I have said that he sang unheard and unheeded, and from the first, save by a small knot of devoted friends, he always did, and in consequence, the Poetical Sketches fell still-born from the press; and this would mean, beside the excruciating pangs of disappointment only known to himself, and in a lesser degree to his own dear wife, a money loss to the poor poet which he was little able to sustain.  Nor could Blake be said to ever have earned a penny, save through his ability and labours as a designer and engraver; and though on the whole, in the opinion of competent judges, he was ever badly paid even for these, yet he managed to live—was never in a state of misery—was never reduced to pawn his manhood, or his honour, and to leave them, till out of credit, in pawn, as many who have made a mighty deal of more noise in the world than he have done; nor amid all his difficulties, except from the dearest of friends, would he submit to accept a favour, for he rightly valued his independence as of more value than rubies and gold.  Of course, his condition at times would seem miserable enough to those to whom life would be a blank if they had not a fine house to live in, a fine carriage to ride in, and all that goes to form the beau ideal of life to the vulgar mind; but this man had within him a treasury before which all such things appeared but gilded toys and empty nothings—nay, and somewhat worse, for did he not sing—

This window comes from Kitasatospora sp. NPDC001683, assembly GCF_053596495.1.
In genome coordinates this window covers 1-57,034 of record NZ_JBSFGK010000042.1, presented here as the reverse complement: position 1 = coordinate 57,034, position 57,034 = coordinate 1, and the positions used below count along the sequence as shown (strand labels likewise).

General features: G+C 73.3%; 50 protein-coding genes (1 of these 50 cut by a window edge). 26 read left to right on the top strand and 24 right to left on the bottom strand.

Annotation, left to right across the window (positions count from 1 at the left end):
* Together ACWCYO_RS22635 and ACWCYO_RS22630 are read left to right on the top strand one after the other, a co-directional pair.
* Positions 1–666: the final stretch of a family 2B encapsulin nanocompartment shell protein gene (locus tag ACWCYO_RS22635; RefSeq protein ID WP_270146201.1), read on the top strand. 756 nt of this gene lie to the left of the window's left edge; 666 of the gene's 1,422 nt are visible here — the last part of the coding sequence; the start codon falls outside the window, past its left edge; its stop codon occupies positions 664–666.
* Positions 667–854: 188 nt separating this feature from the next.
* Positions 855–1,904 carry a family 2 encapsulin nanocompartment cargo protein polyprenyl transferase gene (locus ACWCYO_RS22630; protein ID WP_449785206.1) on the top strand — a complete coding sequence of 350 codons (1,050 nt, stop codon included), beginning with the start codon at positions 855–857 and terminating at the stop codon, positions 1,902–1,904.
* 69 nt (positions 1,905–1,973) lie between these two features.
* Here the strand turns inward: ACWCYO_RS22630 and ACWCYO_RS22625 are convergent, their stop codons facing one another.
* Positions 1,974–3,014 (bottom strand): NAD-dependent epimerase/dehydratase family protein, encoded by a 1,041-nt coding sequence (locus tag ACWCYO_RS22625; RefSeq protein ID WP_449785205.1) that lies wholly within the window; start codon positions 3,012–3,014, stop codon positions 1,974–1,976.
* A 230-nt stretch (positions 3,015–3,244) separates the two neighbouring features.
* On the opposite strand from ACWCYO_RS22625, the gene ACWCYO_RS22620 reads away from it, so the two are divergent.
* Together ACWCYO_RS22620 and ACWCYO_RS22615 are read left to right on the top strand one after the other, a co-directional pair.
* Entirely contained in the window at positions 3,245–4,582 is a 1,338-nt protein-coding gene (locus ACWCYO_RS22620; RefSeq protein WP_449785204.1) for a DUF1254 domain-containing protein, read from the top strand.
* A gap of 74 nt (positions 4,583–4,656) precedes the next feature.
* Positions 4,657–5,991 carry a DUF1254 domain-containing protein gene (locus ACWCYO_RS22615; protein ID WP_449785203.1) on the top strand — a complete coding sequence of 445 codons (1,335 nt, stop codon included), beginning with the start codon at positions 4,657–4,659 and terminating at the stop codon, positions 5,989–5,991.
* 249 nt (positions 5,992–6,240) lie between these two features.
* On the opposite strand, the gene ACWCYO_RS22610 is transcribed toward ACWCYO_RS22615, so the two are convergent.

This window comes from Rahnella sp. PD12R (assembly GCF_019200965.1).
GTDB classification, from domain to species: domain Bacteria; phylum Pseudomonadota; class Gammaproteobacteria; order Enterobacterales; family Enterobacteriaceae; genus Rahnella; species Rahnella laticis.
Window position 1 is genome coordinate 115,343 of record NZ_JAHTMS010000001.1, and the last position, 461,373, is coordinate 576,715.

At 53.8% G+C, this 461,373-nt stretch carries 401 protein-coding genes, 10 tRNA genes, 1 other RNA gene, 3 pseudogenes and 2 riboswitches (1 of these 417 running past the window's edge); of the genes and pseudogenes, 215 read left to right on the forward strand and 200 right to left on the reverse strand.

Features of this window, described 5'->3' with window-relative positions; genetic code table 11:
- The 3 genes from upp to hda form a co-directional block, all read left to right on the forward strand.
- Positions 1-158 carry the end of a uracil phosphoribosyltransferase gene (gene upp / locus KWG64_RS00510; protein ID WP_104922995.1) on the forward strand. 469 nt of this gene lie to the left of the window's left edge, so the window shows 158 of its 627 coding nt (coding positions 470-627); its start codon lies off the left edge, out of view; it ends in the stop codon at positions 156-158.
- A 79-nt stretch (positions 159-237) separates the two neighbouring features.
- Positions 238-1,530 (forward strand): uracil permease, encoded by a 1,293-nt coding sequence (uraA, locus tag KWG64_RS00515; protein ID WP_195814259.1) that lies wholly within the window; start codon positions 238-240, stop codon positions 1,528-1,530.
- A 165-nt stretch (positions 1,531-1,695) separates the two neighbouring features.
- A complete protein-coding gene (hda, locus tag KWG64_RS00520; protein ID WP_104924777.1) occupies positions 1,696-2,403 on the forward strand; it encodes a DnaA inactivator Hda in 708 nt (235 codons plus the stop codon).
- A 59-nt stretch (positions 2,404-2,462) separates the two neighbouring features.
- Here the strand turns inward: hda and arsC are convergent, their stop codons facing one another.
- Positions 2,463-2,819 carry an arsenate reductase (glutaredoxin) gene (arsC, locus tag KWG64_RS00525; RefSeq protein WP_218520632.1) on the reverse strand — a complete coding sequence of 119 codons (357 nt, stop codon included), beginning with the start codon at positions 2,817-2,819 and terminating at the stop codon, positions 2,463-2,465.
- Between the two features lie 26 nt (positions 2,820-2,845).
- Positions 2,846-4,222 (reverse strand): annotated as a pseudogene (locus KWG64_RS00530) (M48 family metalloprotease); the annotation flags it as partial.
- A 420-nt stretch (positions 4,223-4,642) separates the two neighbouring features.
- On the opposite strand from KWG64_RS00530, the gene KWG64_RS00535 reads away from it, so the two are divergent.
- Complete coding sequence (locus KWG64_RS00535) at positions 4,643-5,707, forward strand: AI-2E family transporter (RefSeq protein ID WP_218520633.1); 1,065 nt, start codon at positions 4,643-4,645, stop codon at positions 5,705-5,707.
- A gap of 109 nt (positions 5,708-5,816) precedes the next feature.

"Since all the riches of this world
     May be gifts from the devil and earthly kings;
 I should suspect that I worshipped the devil,
     If I thanked my God for worldly things.

 The countless gold of a merry heart,
     The rubies and pearls of a loving eye,
 The idle man can never bring from the mart,